It's wonderful how God allows several of your passions to collide in unexpected ways. I've been a part of Interschool/Inter Varsity Christian Fellowship for many years serving in various capacities, but the arena in which I am most passionate about working is with youth camps. Oftentimes in a camp setting, we have to make something out of nothing, and work with limited resources. Nevertheless, year after year (with God's miraculous intervention) we manage to create wonderful events and experiences for the campers while working with a shoe-string budget, and a week or less of execution time. Fascinatingly, I have been able to utilize my architectural and design skills while working at camps in participating in spatial and design-oriented activities of all kinds.
For the past few years I have been on the Banquet Night Committee. The Banquet Night is the last night activity for the campers, and usually involves a meal, a short programme (with a distribution of prizes) and some dancing. The challenge for the committee is to create a dinner setup (complete with a backdrop that suits the theme of the camp for that year) and to pull off the event with some donated supplies and a budget of five hundred (500) TT dollars, ie. approximately 75 USD. This year we set up the auditorium to host 40 campers and approximately 20 camp workers. The theme of the camp was "Cross Culture" and the theme of the Banquet was "Culture Shock". Below I explain the design direction, it's execution, and how the set up of the space facilitated fun activities for campers and workers alike on the day in question.
The main concept behind the decor of "Culture Shock" was the notion of cultural fusion. We decided to focus on cultural influences from three major racial groups in Trinidad : African , Indian, Chinese. We threw these together in a mishmash for the centre pieces on the tables. For the backdrop, we envisioned a map of the world, surrounded by flags of various nations, with lights providing drama.
- Time frame for execution: 8 hrs
- Budget: 75USD (500TTD)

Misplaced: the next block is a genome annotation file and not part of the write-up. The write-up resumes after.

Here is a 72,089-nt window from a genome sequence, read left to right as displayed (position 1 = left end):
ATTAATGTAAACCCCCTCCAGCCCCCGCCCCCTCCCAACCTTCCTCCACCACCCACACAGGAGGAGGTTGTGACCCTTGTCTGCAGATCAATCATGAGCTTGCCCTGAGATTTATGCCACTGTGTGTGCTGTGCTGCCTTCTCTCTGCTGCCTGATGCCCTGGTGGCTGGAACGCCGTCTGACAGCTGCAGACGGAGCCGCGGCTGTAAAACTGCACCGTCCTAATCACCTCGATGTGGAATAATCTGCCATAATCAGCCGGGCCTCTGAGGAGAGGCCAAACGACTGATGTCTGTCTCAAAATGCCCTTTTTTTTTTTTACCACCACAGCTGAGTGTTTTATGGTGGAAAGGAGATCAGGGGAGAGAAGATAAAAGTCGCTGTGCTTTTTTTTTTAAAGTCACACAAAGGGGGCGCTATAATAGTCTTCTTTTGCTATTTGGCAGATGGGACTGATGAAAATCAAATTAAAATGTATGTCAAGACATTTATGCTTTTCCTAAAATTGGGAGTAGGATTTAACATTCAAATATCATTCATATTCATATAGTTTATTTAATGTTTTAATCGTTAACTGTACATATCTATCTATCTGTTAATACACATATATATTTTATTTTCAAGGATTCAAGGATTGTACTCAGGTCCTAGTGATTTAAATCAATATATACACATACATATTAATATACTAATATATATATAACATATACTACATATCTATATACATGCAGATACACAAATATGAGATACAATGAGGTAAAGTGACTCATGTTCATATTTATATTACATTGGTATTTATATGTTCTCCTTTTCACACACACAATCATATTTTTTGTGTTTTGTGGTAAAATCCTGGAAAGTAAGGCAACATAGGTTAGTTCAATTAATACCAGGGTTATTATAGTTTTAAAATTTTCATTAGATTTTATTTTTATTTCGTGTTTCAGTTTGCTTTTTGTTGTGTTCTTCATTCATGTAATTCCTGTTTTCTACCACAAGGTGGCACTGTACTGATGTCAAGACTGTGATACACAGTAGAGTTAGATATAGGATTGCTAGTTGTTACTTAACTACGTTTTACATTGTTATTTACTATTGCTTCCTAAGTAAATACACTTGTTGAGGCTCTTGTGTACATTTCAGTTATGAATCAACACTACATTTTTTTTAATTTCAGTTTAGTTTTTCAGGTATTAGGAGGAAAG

- Labour: campers and camp workers
Bought Items: (items were bought before the day)
- 1 Tin Spray Paint
- 10 Sheets Black Bristol Board
- 5 Sheets White Bristol board
- 3 rolls double sided tape
- 1 roll masking tape
- 8 sheets Green kite paper
- 5 yards Indian Brocade (on sale)
- 1 pack of skewers
- 1 roll Red and gold gift paper
- 6 small chinese paper fans
- 2 packs of poster paints
- 4 paint brushes
- 6 black feathers
- 6 red feathers
- LED lights
- 12 empty wine bottles
- several white curtains (approx 7'-0" lengths)-from a camp worker's wedding
- 3 sprigs of white pipe cleaner and ball arrangements (from a camp worker's daughter's birthday party) - the balls were pink and blue
- white papier-mache tree branches
- jam bottles and plastic peanut butter containers
- 1.5 yards of african-print fabric
- several yards of white tulle
EXECUTING THE DESIGN
We decided upon a loose colour scheme of red, green and gold and black. This came about because most of the flags we used for the backdrop had those colours in them.
For centre pieces, we decided to spray paint the wine bottles partially in gold to use them as vases. We then used the red and gold gift paper to make large Chinese style fans. We spray painted the back of the fans gold to make sure that they looked decorative from both sides.
We also used the cheap Chinese fans that we bought alongside these handmade fans for extra oomph.
Additionally, for lower centre- pieces, we covered some jam and peanut butter jars with African print Fabric to make vases for some sprigs of greenery.
The biggest impact, however, came from the backdrop: a map of the world surrounded by some country flags, and boosted with LED lights that were donated by our lovely DJ.
To explain the vision to the team, I did up this image on Photoshop to describe the idea. We divided up the execution of it, and that worked out really well. Originally, the flags were supposed to be made with the white Bristol board, and painted, but gratefully, my creative in chief, Natalie, had a flag making party at home with some of her relatives and made some really awesome flags with coloured paper instead. We were able to keep the paints for future camp activities since we didn't use them.
I then created the continents out of the black cardboard. I drew and cut them free hand and then double sided taped them to the walls. Many hands helped with putting up the flags.
The plants were outside on site in pots, so we just relocated those. A ready and willing band of camp counselors were on hand to put everything together.
The white Bristol board was used to create the title of the banquet, which we installed on the vertical centre column.
In the end, it was time for set up of tables, and lights for the final effect
We grouped the Chinese fans, Indian table runner, and African print containers together for an eclectic blend.
THE POWER OF LIGHTING...
I think the thing that really brought this whole DIY design together was the lighting. It lent both drama and ambiance, and masked a multitude of sins. We stuck with the red and green colourscheme for the backdrop, allowing the red to create a notional cross as the light shot upward. The green lights shining toward the plants stage-side threw some tantalizing shadows onto the walls.
JUST ADD PEOPLE...
We started making centrepieces at 10am, and the dinner started on time at 8pm. A good time was had by all, and I felt really accomplished after this DIY marathon. It was rewarding seeing everyone have the best of times in the space, and I managed to have enough energy to shake my bonbon with the other counselors and campers at the end of it all!